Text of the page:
Case Study 11 – Assessing the Knowledge of the People Managing and Working in the Water Industry – Learning & Development Associates


The Office of National Statistics indicate that the number of jobs in water supply, sewerage, waste and remediation sector has risen steadily since 2008, with a particularly steep rise of 19,000 between 2022 and 2023. It is predicted to rise further in PR24 / AMP8 with a step change in both capital investment and consequent staffing numbers, said to rise by 44,000. This, coupled with the skills shortage which seems to be particularly affecting the water industry, means that the training requirements in the sector are increasing dramatically. The inclusion of additional subject areas in qualifications such as Adaptation to Climate Change and regulator-led imperatives like Innovation and Resilience puts further pressure on training and subsequent assessment of staff.

Many apprenticeship qualifications are specific in the assessment methodologies which should be used, covering direct observation and portfolios of evidence for practical skills and direct questioning or multiple-choice questions for the knowledge-based parts of the qualification.

There are other training needs, such as staff requiring non-vocational qualifications and those undertaking refresher training, perhaps as part of a licence to operate. Training providers can use the outputs from assessments as part of competency checks, when multiple choice questioning is seen as a cost-effective way to check a candidate’s knowledge, usually in the form of an end test.


L&DA, in common with other providers, made a rapid transition to online delivery of courses during lockdown, and our colleagues had to adapt to our own online delivery platform as well as using companies’ own or preferred systems, some of which presented unique challenges in their operability. The confidence we gained from this and the rapid increase in expertise gave L&DA the confidence to embark on the development of an IT-based solution to address the limitations of current testing methods. This was undertaken in tandem with the provision of water treatment training for the subsidiary of a major UK water company.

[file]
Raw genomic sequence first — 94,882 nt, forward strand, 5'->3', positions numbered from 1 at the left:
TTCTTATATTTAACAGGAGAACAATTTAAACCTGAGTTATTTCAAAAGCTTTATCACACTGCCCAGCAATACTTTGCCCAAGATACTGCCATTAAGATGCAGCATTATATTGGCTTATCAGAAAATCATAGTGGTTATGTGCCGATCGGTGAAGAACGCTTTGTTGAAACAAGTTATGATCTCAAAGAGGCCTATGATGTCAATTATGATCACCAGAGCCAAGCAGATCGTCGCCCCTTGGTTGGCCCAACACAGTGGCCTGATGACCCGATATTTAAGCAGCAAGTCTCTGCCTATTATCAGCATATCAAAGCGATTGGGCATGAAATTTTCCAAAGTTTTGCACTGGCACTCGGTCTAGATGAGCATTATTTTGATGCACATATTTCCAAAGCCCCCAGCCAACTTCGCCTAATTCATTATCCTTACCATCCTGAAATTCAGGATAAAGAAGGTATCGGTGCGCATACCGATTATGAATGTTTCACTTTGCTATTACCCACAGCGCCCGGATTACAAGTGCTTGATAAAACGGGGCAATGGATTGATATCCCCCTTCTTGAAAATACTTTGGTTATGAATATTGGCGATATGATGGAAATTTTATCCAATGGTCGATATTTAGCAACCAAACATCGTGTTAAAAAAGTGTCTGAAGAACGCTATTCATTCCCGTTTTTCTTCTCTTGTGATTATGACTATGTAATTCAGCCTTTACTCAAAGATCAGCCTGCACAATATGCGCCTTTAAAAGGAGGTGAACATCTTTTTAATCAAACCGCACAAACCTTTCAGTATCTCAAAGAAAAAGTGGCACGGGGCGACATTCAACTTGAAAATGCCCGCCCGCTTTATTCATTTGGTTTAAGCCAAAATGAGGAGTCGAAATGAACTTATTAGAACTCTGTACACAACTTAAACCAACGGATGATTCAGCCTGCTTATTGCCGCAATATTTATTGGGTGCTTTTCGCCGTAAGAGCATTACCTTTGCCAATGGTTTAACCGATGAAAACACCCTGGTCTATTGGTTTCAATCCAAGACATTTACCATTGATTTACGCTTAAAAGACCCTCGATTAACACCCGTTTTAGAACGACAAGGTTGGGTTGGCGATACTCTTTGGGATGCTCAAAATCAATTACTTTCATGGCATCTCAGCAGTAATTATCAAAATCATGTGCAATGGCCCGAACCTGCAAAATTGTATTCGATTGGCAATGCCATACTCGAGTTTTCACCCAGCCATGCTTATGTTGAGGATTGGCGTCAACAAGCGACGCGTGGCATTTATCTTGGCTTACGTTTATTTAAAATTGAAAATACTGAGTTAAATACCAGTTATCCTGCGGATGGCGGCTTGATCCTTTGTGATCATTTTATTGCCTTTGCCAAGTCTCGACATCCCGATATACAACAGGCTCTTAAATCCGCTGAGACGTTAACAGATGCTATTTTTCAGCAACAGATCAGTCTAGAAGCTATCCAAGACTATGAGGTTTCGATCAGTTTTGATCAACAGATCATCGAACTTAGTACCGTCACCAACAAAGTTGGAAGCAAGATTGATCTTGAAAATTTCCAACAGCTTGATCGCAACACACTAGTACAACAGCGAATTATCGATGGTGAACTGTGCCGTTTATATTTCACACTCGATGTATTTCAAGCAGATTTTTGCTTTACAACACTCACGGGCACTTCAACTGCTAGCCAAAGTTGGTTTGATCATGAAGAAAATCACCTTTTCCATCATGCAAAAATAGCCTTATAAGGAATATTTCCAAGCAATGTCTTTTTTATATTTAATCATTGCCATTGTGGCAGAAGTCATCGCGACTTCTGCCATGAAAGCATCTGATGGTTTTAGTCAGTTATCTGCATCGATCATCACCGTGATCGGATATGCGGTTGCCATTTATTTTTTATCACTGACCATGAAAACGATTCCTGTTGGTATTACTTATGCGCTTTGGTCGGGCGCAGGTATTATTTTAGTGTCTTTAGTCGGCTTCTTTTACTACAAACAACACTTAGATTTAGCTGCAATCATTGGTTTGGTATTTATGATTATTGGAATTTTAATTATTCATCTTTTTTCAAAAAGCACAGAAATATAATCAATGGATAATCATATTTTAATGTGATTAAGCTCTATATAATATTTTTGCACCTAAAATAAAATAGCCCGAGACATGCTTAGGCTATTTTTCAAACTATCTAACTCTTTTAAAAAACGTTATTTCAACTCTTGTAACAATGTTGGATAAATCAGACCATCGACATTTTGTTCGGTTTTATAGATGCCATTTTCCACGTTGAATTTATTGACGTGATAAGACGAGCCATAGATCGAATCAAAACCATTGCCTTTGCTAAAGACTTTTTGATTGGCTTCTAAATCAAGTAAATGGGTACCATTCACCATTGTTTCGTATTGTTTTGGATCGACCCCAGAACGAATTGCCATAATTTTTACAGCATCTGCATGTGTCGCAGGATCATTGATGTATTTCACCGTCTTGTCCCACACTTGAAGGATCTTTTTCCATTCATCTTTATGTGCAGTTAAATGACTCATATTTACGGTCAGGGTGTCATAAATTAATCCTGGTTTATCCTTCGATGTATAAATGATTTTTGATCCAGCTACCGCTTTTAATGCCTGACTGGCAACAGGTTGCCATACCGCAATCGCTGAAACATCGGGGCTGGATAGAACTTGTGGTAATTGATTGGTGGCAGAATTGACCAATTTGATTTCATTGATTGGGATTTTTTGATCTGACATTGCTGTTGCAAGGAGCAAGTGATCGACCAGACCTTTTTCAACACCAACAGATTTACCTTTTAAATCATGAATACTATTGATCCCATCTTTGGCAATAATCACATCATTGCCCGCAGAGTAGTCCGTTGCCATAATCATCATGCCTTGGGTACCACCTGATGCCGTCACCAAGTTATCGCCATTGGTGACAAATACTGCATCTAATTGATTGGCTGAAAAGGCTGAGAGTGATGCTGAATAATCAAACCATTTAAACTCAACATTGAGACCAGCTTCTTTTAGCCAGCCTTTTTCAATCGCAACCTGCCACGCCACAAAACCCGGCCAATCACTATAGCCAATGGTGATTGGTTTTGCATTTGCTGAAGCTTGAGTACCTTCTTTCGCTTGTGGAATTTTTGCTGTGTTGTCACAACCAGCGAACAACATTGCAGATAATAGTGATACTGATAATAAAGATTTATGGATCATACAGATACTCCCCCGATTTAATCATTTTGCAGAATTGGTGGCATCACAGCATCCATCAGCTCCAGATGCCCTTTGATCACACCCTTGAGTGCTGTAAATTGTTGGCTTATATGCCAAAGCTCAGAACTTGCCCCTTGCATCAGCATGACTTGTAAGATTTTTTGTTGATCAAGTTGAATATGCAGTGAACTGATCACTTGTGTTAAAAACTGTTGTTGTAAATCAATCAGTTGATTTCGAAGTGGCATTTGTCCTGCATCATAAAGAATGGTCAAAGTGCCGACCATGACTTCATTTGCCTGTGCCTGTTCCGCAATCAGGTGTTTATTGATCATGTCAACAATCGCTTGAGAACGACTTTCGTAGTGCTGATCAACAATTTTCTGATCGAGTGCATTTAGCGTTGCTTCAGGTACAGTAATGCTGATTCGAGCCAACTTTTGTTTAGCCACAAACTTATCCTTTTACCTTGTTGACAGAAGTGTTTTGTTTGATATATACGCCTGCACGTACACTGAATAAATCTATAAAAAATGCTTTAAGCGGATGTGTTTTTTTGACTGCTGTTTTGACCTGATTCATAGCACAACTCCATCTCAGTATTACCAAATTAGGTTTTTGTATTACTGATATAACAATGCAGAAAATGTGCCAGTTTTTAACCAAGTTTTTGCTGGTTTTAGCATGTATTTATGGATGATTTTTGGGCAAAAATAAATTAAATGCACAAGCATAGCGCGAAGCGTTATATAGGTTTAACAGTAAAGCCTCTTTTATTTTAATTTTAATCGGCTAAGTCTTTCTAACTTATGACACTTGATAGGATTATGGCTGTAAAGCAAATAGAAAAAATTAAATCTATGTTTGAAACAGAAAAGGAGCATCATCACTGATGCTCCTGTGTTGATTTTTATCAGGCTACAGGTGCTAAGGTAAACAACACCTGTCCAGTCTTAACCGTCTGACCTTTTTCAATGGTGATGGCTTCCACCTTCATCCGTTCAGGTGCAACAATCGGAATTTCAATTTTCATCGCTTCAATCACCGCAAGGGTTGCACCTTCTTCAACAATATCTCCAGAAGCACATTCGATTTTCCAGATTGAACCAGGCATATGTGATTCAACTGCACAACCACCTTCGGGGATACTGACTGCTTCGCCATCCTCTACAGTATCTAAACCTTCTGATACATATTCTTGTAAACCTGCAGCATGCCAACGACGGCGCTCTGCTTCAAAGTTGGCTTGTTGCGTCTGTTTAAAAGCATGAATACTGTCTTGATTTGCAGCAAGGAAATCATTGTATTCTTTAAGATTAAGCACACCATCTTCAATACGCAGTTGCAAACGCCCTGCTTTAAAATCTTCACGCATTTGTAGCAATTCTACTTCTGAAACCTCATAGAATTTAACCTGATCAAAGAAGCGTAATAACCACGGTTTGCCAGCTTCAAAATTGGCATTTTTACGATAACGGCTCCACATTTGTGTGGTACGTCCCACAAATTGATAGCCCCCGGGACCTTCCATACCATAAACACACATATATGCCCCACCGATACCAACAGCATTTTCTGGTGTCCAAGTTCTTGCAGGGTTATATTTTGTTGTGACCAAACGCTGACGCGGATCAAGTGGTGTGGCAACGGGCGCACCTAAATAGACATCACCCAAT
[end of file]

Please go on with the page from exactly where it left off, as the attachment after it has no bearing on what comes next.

A system was designed in-house, using a windows-based platform and had the ability to provide bespoke question papers using a mixture of multiple-choice answer, ordering, or table based questions including short written answers. The tests were undertaken by the candidate on their laptop or mobile phone with onsite invigilation by L&DA staff.

On completion of the test, most questions were automatically marked by the system, with a manual intervention for assessment of written or tabular questions. This allowed candidates to be advised of their scores before leaving the test.

A major benefit of this system was its ability to provide data, not only on the performance of individual candidates, but also the candidates’ performance in different areas of the syllabus
Other benefits of this system were:

  • The client had an input into the questions to make them more relevant to their needs
  • Management reports from the training events could be provided quickly
  • The client had an input into the contents and style of the management report

The client was delighted with the functionality of the system and the information it provided. Testing the market for this product showed that there was significant interest from a number of clients. However, from the L&DA perspective the system was labour intensive in the provision of the data and the system lacked some functionality.

The new KAT™ system